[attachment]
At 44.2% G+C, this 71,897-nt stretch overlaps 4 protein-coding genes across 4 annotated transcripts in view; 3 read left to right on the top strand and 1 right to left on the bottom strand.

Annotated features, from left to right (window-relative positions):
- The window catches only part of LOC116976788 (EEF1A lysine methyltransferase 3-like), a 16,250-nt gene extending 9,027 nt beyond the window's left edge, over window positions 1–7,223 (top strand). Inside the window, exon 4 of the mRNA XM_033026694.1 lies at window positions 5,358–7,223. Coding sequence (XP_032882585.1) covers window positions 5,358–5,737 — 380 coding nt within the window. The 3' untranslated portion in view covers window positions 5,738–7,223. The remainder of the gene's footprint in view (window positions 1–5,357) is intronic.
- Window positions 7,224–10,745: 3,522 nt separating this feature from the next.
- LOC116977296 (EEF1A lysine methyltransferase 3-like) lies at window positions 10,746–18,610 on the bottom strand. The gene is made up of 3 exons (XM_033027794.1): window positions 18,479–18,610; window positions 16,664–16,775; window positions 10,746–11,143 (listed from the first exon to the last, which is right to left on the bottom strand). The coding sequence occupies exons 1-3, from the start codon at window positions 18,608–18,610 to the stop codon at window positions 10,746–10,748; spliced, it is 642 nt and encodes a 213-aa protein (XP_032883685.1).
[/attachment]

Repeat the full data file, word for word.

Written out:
At 44.2% G+C, this 71,897-nt stretch overlaps 4 protein-coding genes across 4 annotated transcripts in view; 3 read left to right on the top strand and 1 right to left on the bottom strand.

Annotated features, from left to right (window-relative positions):
- The window catches only part of LOC116976788 (EEF1A lysine methyltransferase 3-like), a 16,250-nt gene extending 9,027 nt beyond the window's left edge, over window positions 1–7,223 (top strand). Inside the window, exon 4 of the mRNA XM_033026694.1 lies at window positions 5,358–7,223. Coding sequence (XP_032882585.1) covers window positions 5,358–5,737 — 380 coding nt within the window. The 3' untranslated portion in view covers window positions 5,738–7,223. The remainder of the gene's footprint in view (window positions 1–5,357) is intronic.
- Window positions 7,224–10,745: 3,522 nt separating this feature from the next.
- LOC116977296 (EEF1A lysine methyltransferase 3-like) lies at window positions 10,746–18,610 on the bottom strand. The gene is made up of 3 exons (XM_033027794.1): window positions 18,479–18,610; window positions 16,664–16,775; window positions 10,746–11,143 (listed from the first exon to the last, which is right to left on the bottom strand). The coding sequence occupies exons 1-3, from the start codon at window positions 18,608–18,610 to the stop codon at window positions 10,746–10,748; spliced, it is 642 nt and encodes a 213-aa protein (XP_032883685.1).